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Posted by Scott Reeve on Dec 21, 2016

As one year comes to a close to make room for a brand new one, it's human nature to stop and take a moment to review. Let's dive in.

In early 2016, the Federal Highway Administration announced an industry review of FRP composite bridges built between 1998 and 2004 under the Innovative Bridge Research and Construction program. The Transportation Research Board (a program of the National Academies of Sciences, Engineering, and Medicine) and other stakeholders are evaluating performance and comparing the FRP composite bridges to those built with traditional materials and technologies. As the study unfolds, there's already enough data to confirm an increase in FRP infrastructure applications. This is no surprise as technology evolves and costs come down. And with the prospect of a major transportation bill on the horizon, the potential for FRP just got a whole lot bigger.

Our reach has grown too. This year we installed new FRP slipwalls for St. Johns River Ferry in Jacksonville, Florida. The Jacksonville Transportation Authority needed a low maintenance fender slipwall system that could provide higher energy absorption and corrosion resistance with low maintenance. Composite Advantage's FiberPILES gave them a product designed to work under the “bend, don’t break" principle. Ferry captains and passengers are happy with the results.

Completed FRP Slipwalls
Ferry terminal slipwalls in Jacksonville, FL.

Cantilever sidewalks also took off this year, thanks to the growing popularity of pedestrian and bicycle lanes. Lightweight FRP makes these wider pathways possible while in many cases, heavier bulkier concrete does not. Owners and engineers are realizing this and turning to FRP systems for shared-use spaces.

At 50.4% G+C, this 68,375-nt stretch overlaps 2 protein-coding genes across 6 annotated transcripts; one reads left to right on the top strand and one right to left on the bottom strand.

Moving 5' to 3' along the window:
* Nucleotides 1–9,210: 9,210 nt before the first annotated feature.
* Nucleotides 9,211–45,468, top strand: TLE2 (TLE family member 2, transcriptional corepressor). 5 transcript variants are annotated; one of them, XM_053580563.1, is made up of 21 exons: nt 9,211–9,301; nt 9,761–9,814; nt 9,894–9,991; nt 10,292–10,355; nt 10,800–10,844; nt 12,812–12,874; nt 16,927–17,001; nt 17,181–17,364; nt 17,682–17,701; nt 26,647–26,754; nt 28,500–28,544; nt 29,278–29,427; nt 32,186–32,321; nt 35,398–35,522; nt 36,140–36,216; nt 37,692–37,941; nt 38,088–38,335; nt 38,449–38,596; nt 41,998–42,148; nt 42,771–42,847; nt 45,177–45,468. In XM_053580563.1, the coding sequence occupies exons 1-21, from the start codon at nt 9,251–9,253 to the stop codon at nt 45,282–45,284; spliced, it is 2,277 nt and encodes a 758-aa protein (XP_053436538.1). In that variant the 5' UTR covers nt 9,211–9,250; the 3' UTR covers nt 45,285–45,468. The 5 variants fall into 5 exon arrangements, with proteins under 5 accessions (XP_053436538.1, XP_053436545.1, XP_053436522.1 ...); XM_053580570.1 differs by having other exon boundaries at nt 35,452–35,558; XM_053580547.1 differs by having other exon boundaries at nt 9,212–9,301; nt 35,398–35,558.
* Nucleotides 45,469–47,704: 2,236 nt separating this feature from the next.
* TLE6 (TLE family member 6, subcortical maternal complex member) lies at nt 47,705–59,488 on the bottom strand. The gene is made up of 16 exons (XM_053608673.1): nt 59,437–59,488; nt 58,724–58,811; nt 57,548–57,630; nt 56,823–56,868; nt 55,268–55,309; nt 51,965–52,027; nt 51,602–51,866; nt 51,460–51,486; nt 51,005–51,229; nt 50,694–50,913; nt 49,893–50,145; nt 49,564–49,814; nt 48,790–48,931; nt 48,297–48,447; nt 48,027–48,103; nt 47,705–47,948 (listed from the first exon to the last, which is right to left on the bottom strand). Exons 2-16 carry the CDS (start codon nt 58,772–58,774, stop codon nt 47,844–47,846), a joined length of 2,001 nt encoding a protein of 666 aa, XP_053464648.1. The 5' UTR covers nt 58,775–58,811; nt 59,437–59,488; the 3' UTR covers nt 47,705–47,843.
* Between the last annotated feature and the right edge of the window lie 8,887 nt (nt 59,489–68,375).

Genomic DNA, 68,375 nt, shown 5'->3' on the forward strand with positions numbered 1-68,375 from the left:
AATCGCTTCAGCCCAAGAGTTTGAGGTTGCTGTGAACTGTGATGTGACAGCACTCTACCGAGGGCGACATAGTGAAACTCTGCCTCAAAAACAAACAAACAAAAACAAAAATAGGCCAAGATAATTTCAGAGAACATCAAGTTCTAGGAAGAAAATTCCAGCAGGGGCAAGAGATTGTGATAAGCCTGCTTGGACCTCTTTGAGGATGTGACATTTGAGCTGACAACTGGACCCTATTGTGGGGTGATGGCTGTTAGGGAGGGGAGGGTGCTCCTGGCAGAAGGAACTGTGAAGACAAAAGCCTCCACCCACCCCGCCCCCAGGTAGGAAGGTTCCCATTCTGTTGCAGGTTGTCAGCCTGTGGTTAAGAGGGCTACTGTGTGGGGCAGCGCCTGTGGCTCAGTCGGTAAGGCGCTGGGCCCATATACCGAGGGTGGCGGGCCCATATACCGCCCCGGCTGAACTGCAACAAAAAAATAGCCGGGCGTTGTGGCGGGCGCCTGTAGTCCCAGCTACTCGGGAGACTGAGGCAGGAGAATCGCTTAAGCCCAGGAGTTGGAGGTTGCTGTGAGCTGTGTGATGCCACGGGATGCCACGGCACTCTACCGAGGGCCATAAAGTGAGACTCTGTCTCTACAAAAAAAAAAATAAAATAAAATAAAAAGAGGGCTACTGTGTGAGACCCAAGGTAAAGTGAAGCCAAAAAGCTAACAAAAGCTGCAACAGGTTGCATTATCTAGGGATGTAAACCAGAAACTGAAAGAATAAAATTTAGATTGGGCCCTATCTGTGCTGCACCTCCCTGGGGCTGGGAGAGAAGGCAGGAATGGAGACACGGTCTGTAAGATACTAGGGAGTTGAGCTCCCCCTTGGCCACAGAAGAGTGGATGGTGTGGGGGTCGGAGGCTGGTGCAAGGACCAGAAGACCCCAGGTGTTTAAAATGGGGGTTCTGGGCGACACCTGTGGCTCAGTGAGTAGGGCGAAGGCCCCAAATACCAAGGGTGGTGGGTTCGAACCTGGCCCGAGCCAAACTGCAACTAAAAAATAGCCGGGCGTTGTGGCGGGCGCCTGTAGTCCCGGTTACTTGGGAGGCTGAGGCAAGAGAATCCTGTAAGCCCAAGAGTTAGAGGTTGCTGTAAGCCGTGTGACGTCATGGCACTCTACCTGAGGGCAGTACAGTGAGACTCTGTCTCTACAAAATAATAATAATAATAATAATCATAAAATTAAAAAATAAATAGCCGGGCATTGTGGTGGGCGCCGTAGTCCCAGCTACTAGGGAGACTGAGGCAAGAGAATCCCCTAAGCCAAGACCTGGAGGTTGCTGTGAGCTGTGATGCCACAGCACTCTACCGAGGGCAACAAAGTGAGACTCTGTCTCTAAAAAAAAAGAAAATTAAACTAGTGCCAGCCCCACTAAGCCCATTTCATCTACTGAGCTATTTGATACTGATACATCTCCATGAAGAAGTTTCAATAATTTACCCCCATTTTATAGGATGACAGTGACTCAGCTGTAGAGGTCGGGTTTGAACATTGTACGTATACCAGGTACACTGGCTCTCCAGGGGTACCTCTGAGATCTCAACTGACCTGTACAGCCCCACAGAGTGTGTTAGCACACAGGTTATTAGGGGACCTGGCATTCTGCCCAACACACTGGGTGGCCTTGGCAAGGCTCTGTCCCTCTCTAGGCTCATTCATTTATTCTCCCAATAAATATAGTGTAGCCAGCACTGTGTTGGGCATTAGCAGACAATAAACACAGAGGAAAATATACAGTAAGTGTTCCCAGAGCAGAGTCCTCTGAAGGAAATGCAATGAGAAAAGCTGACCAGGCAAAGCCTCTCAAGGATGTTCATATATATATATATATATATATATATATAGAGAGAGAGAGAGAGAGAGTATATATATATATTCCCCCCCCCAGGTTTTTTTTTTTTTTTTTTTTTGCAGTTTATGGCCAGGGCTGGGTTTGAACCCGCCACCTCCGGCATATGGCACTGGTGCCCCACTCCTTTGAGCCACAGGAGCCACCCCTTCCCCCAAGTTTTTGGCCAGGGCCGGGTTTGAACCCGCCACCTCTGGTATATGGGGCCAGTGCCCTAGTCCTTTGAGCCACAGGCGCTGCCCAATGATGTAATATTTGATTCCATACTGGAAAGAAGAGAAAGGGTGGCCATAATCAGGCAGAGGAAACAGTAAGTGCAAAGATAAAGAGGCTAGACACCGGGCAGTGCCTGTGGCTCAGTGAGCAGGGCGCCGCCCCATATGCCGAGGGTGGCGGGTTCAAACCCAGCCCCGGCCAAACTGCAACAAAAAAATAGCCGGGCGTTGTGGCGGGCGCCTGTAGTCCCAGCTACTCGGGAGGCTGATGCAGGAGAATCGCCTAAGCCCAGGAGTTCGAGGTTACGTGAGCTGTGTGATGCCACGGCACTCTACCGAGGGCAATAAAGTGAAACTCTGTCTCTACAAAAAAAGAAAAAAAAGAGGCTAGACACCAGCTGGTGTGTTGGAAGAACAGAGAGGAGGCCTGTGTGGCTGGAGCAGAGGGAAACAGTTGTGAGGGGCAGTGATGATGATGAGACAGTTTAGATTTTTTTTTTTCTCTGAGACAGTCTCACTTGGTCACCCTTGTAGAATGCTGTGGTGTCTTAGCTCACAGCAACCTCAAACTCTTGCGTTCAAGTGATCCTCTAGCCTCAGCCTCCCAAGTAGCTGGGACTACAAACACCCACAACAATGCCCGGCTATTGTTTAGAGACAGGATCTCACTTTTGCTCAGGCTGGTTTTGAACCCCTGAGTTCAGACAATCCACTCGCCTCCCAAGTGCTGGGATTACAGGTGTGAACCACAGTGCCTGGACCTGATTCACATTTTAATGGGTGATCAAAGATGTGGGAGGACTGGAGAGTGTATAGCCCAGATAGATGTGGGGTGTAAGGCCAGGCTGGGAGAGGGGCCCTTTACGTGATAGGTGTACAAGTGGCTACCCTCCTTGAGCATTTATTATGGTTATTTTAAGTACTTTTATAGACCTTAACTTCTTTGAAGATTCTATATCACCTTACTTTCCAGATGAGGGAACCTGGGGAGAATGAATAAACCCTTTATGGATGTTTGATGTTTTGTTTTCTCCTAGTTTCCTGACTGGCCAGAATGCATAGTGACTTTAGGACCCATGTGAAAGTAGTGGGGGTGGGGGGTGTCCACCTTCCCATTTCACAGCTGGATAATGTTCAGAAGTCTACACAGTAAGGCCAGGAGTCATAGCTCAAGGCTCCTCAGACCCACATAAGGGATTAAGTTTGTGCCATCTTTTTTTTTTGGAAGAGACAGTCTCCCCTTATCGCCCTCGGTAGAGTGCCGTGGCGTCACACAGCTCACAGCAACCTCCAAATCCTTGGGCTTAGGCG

Cantilever Deck
Cantilever sidewalk on Wilson-Burt Bridge

In addition to taking on concrete, Composite Advantage is doing more work outside the USA. FRP won a competitive bid over fiberglass wood decking for Minto Bridges East and Center – historic spans in Canada. We worked with neighbors FiberSystems on FRP pipe sleeves for waterfront piers in New Zealand. We also supplied an FRP pedestrian bridge deck in Trail, British Columbia. 

MintoWorking on Minto East bridge deck

During our travels, we've spent time admiring the work of others, including the Bixby Creek Bridge in California’s Big Sur. The 90-mile stretch of coastline is chock full of breathtaking bluffs, sea views and broad expanses of sky. The Bixby Bridge is one of the most photographed bridges in California, with locals referring to it as Big Sur’s Golden Gate Bridge. If you don’t have the opportunity to travel, keep up with our blog - we plan to take you to some of the world’s most fascinating bridges in 2017.

Bixby Creek Bridge

It's been a good year for FRP and 2017 promises to be even better. We’ll have a number of interesting bridge projects to report on along with more waterfront jobs. We’ll continue to explore new applications and push forward with pedestrian bridges and bridge decks, cantilever sidewalks and trail bridges. To this end, we launched a new website in 2016 to better support digital communication and collaboration in 2017 and beyond.

Thanks for following us this year. We look forward to continuing the journey with you in 2017. We wish you a wonderful holiday with family and friends, and continued success in the new year. 

Topics: pedestrian bridges, waterfront infrastructure, vehicle bridges, Composite Advantage

Scott Reeve

AboutScott Reeve

Scott does Business Development for Creative Composites Group. For over 35 years, he has developed new applications using FRP composites; especially in the infrastructure sector. In 2005, he founded Composite Advantage, which is now part of CCG.

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